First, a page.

Ironically, perhaps, my last assignment before resigning my captain’s commission in 1959 was commanding the headquarters company at Quantico, something which gives me a special interest in Manning’s case.

After leaving the Marine Corps – remaining in the reserve for an additional ten years – I became a National Defense Education Act Fellow at the University of Oregon where I got my Ph.D. in the history of U.S. foreign relations.

Subsequently, I taught for several years before joining the Stanford Research Institute where I conducted Defense Department-funded studies in Central America and then in Thailand where I was assigned to the U.S. Embassy’s office of the Special Assistant for Counterinsurgency between 1965 and 1969.
A decade or so later I was hired by the Central Intelligence Agency as a senior estimates officer at the National Intelligence Council.

I left the CIA in 1983 because, having major responsibility for national intelligence estimates on the western hemisphere, I could not support the lies of the Reagan administration used to rationalize the so-called contra war on Nicaragua.

Indeed, in 1985, I testified for Nicaragua at the U.N. International Court in The Hague where the U.S. was found guilty of numerous counts of violation of Nicaragua’s international law rights – basically of aggression.

Later in the 1980s I helped organize and headed the Washington office of a group of former U.S. intelligence officers – CIA and military – dedicated to exposing and ending that subtle form of aggression known as covert operations and publishing and editing the prize-winning bimonthly, UNCLASSIFIED.

I retired in 1994, hoping that with the end of the Cold War, there might be an end to the lies and aggressions I had been opposing, but this was not to be.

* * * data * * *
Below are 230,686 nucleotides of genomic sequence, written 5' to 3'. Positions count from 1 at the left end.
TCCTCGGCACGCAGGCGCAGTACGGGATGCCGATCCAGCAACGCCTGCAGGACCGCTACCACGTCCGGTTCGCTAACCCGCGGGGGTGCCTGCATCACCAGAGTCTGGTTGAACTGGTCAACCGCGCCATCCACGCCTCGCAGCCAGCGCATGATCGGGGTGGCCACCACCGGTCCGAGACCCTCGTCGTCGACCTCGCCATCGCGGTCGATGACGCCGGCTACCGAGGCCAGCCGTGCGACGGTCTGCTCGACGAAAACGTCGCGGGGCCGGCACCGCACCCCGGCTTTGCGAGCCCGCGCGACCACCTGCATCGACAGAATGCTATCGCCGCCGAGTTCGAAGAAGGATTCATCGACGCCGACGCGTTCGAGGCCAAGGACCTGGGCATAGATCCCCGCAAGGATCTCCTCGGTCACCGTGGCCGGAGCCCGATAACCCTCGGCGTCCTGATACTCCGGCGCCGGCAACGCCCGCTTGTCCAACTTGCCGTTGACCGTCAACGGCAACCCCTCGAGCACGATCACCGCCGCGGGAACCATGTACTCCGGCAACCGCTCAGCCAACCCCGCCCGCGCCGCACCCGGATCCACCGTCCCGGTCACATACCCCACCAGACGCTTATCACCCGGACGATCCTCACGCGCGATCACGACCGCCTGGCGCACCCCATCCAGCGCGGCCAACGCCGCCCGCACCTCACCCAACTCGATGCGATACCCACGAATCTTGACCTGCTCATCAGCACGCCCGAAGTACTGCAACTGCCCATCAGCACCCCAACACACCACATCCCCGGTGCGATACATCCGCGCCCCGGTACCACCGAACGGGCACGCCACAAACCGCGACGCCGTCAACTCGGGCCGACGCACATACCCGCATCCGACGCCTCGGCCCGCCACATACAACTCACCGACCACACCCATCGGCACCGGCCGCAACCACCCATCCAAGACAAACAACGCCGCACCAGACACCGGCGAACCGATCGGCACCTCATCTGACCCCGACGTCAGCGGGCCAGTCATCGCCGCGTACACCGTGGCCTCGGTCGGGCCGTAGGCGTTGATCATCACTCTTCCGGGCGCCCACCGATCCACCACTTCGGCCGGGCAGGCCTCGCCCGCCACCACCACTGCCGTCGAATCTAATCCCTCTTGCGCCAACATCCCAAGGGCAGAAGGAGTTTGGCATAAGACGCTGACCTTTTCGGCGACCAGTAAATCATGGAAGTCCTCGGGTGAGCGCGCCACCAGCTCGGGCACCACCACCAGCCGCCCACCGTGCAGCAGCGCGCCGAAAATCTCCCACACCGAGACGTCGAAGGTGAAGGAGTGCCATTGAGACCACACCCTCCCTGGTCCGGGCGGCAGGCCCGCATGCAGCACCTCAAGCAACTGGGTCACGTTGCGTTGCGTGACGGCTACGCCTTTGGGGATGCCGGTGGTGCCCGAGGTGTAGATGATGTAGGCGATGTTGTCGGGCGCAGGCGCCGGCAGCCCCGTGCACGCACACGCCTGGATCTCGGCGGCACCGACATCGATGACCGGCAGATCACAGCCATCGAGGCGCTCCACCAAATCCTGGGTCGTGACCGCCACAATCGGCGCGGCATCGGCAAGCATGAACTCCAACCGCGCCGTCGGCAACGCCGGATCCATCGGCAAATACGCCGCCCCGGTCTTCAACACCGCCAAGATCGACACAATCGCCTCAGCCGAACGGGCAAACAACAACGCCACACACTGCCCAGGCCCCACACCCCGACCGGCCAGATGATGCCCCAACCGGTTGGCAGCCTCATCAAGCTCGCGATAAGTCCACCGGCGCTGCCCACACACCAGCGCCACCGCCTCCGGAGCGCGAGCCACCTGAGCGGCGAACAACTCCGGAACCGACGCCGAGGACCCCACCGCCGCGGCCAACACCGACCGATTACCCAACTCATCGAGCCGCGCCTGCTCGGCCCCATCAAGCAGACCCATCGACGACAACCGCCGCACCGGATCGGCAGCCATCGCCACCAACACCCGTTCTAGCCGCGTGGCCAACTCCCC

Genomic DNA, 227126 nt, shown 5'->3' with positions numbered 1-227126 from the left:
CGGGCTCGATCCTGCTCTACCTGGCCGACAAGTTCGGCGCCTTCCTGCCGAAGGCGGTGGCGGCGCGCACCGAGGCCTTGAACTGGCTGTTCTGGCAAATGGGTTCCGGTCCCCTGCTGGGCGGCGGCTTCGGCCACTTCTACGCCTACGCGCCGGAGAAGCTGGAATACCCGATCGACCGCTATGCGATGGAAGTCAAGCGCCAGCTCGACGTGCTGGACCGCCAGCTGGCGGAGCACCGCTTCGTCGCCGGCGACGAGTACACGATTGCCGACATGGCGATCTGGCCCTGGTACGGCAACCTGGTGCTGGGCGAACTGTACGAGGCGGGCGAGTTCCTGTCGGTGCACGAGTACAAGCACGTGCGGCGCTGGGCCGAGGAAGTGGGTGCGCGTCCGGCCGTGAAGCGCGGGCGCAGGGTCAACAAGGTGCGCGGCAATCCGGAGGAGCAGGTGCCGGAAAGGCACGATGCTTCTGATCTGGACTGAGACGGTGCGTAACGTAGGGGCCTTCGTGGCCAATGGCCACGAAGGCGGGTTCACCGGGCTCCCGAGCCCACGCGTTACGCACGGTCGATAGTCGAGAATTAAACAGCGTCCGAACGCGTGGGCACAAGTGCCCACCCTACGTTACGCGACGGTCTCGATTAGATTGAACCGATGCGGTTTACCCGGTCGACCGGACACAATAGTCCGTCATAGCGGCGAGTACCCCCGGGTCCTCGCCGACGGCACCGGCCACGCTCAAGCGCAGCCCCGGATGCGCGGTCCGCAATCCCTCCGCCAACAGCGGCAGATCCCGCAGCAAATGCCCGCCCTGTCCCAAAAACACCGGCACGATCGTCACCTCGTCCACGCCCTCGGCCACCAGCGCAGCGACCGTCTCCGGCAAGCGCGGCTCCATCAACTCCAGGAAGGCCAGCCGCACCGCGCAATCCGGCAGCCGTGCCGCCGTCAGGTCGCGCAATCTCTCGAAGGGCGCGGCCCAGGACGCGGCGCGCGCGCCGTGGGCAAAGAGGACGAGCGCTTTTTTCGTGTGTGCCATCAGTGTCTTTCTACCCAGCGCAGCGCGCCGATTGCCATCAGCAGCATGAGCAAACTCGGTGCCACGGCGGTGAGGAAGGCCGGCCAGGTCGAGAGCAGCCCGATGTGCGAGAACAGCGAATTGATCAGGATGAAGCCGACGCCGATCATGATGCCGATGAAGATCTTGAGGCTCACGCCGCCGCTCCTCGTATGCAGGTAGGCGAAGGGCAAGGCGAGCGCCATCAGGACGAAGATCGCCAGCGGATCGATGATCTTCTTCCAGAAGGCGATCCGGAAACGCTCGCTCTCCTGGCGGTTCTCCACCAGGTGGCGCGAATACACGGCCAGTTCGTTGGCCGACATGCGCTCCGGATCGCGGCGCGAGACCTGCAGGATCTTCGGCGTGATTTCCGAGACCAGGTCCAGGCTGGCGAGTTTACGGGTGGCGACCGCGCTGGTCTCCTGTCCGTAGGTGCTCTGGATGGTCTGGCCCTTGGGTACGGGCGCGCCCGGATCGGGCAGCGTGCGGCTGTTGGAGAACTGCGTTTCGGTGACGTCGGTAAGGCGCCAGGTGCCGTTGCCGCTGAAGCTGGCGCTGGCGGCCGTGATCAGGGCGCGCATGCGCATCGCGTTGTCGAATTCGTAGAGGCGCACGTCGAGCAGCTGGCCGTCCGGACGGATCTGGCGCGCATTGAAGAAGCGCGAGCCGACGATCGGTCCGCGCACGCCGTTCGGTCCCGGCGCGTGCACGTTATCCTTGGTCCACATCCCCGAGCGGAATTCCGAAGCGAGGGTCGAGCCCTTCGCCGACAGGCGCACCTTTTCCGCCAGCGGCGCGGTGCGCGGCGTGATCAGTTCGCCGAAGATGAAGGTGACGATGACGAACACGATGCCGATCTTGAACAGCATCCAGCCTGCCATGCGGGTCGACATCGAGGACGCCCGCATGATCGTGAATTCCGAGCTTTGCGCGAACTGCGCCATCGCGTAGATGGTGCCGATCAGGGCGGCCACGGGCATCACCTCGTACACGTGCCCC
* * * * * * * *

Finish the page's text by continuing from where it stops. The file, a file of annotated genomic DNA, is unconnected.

In the run-up to the Bush II wars I joined another group of former intelligence officers exposing the manipulation (falsification) of post-9/11 "intelligence" to deceive the American people and their representatives into authorizing yet another set of wars.

I must apologize for introducing here this over-lengthy CV. However,  I want to make sure you understand that in my long life I have had some experience at relatively high levels that allow me to speak not only to the immediate matter of the Manning case but to the foreign and military policies of your administration. 

In closing, I emphasize my disappointment, most especially with what I believe is your hypocrisy – the change that turned out to be policy and politics as usual.

It is now my intention to devote as much effort to oppose your re-nomination and re-election in 2012 as I did in 2008 to secure them for you.

I do not pretend that my personal opposition is in any way significant, but I know that my disappointment, even disgust, is shared by many others who worked  so hard to put you in office, the so-called "base" on whom you then turned your back.

The lesser evil is not a good enough reason to support you again.

But who knows? Perhaps you really do have better instincts.

One way you could show them, Mr. Commander-in-Chief, is to order your subordinates to end the inhumane conditions of PFC Manning’s confinement;  proceed immediately with a court-martial (dropping these insane 1917 Espionage Act charges "aiding the enemy!" just piled on); and subsequently use, if necessary, your powers of clemency with regard to any sentence.

In a recent letter to General Amos, the Commandant of the Marine Corps, on this matter I pointed out that Lt. Col. Oliver North, not only was never court-martialed for the commission of crimes at least as serious of those with which Manning was has been charged – including mishandling of classified documents – but, convicted in civilian court, was given only community service as punishment. Talk about equal justice under the law.

Mr. Obama, Mr. President. I regret taking so much of your (or your staff’s) time with this letter. As of now, I regret even more the trust and political support I gave you in 2008.

Sincerely yours,

David  C. MacMichael